Dei'ah veDibur - Information & Insight

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12 Tishrei 5761 - October 11, 2000 | Mordecai Plaut, director Published Weekly








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Opinion & Comment
"Meoros HaDaf HaYomi" Insights into the Week's Learning

Under the Direction of Rabbi Chaim Dovid Kovalsky shlita

Stories, Mussar, Practical Halacha (taken from the issue of Nedarim, Daf 74-80, learned during Aseres Yemei Teshuva) (Vol. 71) From the Sochatchov "Beis Medrash of Teachers of the Daf HaYomi" Bnei Brak

From the Editor

The Villager's Forgiveness

These days, each one us is looking inwards, reflecting upon the previous year, examining what he did and how acted. We are trying hard to find ways to improve ourselves through good deeds, hoping that our efforts will show our Creator that we truly want to do His Will. From the following story, we see how when a person does a good deed, it can have lasting positive effects many years afterwards.

The story comes to us from R. Yozel of Novardok, founder of the Novardok network of yeshivos that graced many towns all across Russia. In these glorious institutions, hundreds of bochurim toiled tirelessly in Torah, absorbing the famous "Novardok" philosophy of life, taught to them mainly by example, by their G-d fearing master and teacher.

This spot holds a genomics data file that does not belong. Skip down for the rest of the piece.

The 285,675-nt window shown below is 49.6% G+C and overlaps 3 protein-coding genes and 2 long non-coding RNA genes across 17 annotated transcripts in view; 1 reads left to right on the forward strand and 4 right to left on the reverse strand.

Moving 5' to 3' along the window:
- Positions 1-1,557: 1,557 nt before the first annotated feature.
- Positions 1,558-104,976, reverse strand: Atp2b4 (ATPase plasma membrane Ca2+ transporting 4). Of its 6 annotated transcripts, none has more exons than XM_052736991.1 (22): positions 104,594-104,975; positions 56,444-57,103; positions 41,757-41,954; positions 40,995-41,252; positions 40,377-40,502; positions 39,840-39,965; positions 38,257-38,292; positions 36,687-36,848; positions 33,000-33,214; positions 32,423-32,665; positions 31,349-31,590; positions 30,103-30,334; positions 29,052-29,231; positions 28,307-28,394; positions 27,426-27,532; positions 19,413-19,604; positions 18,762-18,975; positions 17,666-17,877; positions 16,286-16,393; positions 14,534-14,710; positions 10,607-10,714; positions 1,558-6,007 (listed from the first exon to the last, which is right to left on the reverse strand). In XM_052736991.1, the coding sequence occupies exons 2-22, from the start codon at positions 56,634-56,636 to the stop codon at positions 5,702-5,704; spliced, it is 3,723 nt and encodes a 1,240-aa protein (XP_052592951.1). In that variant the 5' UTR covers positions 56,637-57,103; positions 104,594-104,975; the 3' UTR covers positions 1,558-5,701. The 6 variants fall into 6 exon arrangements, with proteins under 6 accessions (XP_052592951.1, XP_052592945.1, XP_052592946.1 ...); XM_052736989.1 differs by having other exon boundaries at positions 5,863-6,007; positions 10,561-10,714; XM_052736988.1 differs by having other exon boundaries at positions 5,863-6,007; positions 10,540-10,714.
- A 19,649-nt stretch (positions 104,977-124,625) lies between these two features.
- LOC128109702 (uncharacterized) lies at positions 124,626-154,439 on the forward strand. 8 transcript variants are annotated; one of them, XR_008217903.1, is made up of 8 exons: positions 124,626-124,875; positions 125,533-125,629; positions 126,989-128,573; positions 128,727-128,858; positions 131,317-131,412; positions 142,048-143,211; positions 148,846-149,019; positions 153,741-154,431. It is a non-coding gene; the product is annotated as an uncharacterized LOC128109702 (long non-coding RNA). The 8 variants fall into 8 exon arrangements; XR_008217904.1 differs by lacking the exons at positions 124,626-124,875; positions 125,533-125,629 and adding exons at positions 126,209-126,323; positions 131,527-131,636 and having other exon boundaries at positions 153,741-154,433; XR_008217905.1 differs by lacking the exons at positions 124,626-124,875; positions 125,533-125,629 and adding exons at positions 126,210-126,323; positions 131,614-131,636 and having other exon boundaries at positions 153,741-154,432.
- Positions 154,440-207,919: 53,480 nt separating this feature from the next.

The old Russian train chugged along the track, heading towards its destination, thousands of kilometers away across the vast expanses of Mother Russia. The rhythmic noise of the wheels mixed with the shrill howling sound of the cold Russian wind, gusting from afar. As night came, the cold and the dark seeped into the cars of the train, which continued to roll on through the great silent blackness that surrounded it. The passengers started to make preparations for the long night, and little by little each settled into his place. The monotonous sound of the train steadily moving forward had a lulling effect, and most of the passengers fell into a deep, peaceful sleep.

The train driver brought his frozen hands closer to the huge boiler of the steam engine as he ordered his helpers to add coal to the fire, so the train would pick up speed.

In one of the cars sat a man with piercing eyes that gazed through the icy window out into the night, up at the stars that twinkled in the vast Russian sky. It was R. Yozel, founder of the Novardok yeshivos.